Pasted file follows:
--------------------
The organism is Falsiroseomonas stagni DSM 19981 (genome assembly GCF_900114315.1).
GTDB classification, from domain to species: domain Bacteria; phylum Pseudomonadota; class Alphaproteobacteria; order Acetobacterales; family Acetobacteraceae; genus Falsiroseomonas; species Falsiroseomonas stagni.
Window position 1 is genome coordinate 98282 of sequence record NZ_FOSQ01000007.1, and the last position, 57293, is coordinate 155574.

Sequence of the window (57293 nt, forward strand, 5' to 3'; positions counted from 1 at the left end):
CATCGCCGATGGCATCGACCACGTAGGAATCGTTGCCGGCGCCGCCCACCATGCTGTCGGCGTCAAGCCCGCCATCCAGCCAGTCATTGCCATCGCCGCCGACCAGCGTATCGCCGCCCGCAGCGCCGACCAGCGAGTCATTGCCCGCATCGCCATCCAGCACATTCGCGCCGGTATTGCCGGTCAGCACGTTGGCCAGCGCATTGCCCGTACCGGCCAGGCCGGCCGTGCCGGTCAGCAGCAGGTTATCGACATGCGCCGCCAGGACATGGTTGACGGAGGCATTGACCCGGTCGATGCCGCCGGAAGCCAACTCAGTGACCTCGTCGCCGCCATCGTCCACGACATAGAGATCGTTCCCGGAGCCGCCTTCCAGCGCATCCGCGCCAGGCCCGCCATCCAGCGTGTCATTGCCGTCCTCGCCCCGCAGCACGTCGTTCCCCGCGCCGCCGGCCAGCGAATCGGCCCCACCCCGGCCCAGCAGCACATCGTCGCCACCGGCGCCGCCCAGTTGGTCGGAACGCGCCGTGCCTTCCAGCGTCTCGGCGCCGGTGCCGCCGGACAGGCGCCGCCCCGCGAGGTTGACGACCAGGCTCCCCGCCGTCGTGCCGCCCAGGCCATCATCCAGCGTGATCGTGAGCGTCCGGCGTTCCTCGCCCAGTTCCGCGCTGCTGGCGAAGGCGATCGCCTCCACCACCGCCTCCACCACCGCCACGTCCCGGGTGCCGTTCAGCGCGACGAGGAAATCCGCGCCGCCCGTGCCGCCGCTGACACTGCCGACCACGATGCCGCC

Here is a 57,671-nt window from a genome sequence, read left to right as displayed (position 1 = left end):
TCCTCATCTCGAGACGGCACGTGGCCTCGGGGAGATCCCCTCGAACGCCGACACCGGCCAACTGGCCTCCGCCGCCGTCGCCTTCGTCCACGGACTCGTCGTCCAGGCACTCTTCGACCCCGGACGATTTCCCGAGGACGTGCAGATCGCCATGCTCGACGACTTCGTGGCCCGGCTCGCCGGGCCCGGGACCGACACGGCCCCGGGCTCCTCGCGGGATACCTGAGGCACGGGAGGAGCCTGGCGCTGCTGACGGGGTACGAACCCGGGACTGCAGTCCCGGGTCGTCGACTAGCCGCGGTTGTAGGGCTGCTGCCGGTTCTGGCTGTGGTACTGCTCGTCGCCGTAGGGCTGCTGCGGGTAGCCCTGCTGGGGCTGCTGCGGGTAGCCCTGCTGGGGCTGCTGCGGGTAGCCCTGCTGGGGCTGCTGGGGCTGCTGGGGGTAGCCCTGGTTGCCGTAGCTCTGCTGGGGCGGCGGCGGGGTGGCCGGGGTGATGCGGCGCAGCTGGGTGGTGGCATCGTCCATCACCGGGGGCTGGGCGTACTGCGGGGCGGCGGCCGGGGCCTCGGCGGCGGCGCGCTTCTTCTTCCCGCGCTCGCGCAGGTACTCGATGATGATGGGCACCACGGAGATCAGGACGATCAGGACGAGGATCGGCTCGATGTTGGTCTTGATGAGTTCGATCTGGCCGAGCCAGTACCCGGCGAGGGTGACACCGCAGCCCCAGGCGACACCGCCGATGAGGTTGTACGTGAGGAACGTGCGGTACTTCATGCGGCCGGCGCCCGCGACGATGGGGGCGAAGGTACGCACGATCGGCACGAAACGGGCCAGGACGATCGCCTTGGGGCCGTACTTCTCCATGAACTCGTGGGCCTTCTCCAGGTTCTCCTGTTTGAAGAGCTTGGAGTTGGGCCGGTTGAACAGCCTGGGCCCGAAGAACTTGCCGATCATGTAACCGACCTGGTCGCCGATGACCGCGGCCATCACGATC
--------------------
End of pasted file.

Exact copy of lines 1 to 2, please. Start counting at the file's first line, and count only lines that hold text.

The organism is Falsiroseomonas stagni DSM 19981 (genome assembly GCF_900114315.1).
GTDB classification, from domain to species: domain Bacteria; phylum Pseudomonadota; class Alphaproteobacteria; order Acetobacterales; family Acetobacteraceae; genus Falsiroseomonas; species Falsiroseomonas stagni.